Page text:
Drivers using a hand-held mobile phone while driving, for any purpose, will face penalties after the UK government announced a strengthening of existing laws on road safety on Friday.
It is already illegal to text or make a phone call (other than in an emergency) using a hand-held device while driving. From next year, laws will go further to ban drivers from using their phones to take photos or videos, scroll through playlists or play games.
This will mean anyone caught using their hand-held device while driving will face a 200-pound fixed penalty notice and 6 penalty points on their licence, half the number that leads to licence revocation in the country.
“Too many deaths and injuries occur while mobile phones are being held. By making it easier to prosecute people illegally using their phone at the wheel, we are ensuring the law is brought into the 21st century while further protecting all road users,” said UK Transport Secretary Grant Shapps.
“While our roads remain among the safest in the world, we will continue working tirelessly to make them safer,” he said.
Drivers will still be able to continue using a device “hands-free” while driving, such as a sat-nav, if it’s secured in a cradle.
They must, however, always take responsibility for their driving and can be charged with an offence if the police find them not to be in proper control of their vehicle.
The expanded rules for mobile phone use follows a public consultation that found 81 per cent of respondents supported proposals to strengthen the law and make it easier for culprits to be prosecuted.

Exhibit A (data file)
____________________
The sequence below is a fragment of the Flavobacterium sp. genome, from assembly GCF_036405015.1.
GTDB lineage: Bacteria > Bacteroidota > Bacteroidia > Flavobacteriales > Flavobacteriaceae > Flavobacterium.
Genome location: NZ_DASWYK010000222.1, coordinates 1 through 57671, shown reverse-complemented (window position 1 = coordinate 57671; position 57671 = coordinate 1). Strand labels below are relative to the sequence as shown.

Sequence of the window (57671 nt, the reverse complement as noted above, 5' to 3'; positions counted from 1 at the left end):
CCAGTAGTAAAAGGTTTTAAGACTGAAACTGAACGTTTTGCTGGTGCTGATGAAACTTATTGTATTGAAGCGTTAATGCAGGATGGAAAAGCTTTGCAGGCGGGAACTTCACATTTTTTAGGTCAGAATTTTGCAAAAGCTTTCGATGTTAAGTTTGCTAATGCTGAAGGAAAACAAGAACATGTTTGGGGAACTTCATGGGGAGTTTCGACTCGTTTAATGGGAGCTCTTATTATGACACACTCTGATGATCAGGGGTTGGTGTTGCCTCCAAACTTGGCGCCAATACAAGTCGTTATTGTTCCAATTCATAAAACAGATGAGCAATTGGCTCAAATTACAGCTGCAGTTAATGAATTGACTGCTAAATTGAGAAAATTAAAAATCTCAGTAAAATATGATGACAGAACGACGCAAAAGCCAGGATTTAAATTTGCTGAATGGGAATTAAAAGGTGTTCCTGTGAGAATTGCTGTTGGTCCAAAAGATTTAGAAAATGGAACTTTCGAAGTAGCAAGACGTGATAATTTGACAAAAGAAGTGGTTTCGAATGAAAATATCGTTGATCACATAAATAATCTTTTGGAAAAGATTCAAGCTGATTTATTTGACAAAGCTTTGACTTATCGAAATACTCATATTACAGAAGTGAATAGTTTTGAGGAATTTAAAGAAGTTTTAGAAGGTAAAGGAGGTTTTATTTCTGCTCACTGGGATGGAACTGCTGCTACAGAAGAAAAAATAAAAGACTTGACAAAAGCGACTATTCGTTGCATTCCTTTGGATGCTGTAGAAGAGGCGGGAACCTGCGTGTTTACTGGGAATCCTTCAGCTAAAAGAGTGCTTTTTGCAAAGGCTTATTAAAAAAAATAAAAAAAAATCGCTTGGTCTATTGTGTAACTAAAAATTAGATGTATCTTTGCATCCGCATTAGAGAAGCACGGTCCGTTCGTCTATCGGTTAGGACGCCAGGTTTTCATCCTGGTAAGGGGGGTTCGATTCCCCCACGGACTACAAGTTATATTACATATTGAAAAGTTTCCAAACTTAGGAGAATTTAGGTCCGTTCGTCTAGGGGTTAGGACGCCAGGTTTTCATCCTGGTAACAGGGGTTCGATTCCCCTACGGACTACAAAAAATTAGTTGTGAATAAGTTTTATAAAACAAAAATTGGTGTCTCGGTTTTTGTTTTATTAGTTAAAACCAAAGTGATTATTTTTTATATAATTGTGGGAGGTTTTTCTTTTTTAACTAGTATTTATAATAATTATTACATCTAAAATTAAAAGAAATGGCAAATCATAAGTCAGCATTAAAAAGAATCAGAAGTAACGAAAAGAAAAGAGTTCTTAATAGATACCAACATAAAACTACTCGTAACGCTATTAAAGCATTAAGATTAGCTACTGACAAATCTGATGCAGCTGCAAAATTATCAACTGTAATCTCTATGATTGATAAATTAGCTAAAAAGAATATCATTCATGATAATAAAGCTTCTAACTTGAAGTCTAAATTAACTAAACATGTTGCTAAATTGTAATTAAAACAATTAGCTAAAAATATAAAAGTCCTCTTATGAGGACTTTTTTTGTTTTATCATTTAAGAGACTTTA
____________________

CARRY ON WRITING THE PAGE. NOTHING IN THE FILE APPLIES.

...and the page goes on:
Following the public consultation, the government will revise the country’s ‘Highway Code’ to explain the new measures. It will also be more precise about the fact that being stationary in traffic counts as driving, making it clear that hand-held mobile phone use at traffic lights or in motorway jams is illegal except in very limited circumstances.
There will be an exemption to the new law for drivers making a contactless payment using their mobile phone while stationary to ensure the law keeps pace with technology, the Department for Transport (DfT) said.
“Driver distraction can be deadly and using a hand-held phone at the wheel is never worth the risk. This important road safety decision by government, coinciding with Road Safety Week, is very welcome,” said Mary Williams, Chief Executive of Brake – a road safety charity.
This exemption will cover, for example, places like a drive-through restaurant or a road toll, and will only apply when payment is being made with a card reader. It will not allow motorists to make general online payments while driving.
(Except for the headline, this story has not been edited by NDTV staff and is published from a syndicated feed.)